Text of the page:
Blocked artery before and after a stent is inserted.
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|What Is Coronary Angioplasty?
Coronary angioplasty, also known as percutaneous coronary intervention (PCI), is a medical procedure used to open narrowed or blocked arteries of the heart. It results in better blood flow to the heart muscle and improves symptoms of coronary heart disease (CHD) such as angina pain and shortness of breath. A person who arrives in emergency with severe angina or a heart attack probably has one or more coronary arteries that is blocked and the first priority is for surgeons to release the blockage and restore blood flow. Angioplasty will be used in this instance. Once the blockage has been treated, the patient may be recommended coronary heart bypass surgery as a long-term solution to CHD. In non-emergency situations, as medications and lifestyle changes are not always enough to prevent CHD, angioplasty may also be carried out to relieve symptoms of angina or to try and prevent heart attacks occurring. More than 1.2 million angioplasties are carried out every year in the United States (61,000 in the UK). Due to the risk factors of heart disease, angioplasty is most commonly performed on patients over the age of 65. It can also be used to unblock brain and neck arteries to prevent stroke in women and men.
Coronary angioplasty is beneficial for people undergoing a heart attack (see heart attack treatment). Numerous studies show that early intervention with angioplasty and stenting (see below for explanation) during a heart attack can save lives. If a patient arrives in hospital due to a heart attack and the hospital has an interventional cardiologist on duty, then angioplasty is the treatment of choice. If the facilities are not available, then thrombolytic therapy is used instead.
Useful: Know The Causes of Coronary Heart Disease.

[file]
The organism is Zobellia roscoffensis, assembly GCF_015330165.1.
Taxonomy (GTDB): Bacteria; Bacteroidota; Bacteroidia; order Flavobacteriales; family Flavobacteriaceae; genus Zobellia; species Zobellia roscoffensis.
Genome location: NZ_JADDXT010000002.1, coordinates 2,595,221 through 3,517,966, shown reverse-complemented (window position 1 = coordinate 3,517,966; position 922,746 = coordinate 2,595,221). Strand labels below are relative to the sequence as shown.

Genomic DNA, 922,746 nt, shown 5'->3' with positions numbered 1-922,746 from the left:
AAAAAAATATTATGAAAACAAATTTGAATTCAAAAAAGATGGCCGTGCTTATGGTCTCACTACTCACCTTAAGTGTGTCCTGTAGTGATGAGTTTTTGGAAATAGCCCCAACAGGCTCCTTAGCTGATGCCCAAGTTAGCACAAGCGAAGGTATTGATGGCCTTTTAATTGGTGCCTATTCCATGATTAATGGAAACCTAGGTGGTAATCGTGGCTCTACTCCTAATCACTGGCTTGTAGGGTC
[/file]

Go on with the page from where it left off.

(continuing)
Coronary angioplasty is usually performed in a cath lab (catheterization laboratory), which is a specially equipped room in a hospital. The patient will be injected with sedatives and pain medications before the procedure to help them relax. This is known as conscious sedation which means that the patient is awake but their senses are dulled. Electrodes are placed on the patient's chest and are then attached to an electrocardiogram to monitor their heart rate throughout. Next an area of the leg (or sometimes the arm) is cleaned and anesthetized, ready for the insertion of a catheter (cath) which is a long plastic tube (see heart cath). Once the patient is comfortable, a small cut is made and the cath is inserted. The doctor will guide it to through the blood vessels, watching his progress on a nearby monitor. Once the cath is at the entrance of the main coronary artery a contrast dye is injected. This allows the doctor to identify the blocked vessels. Images are taken by an external X-ray machine which hovers over the patient. After studying any blockages he then inserts a device with a tiny deflated balloon into the affected artery. Once in place the balloon is inflated. It expands and squeezes the accumulation of cholesterol and plaque (atherosclerosis) away from the center and back into the wall of the artery. The balloon is kept in place for 2 minutes before being deflated and removed. If necessary the doctor can inflate the balloon several times to reshape the artery. This technique is known as balloon angioplasty but it has now been largely replaced by stenting.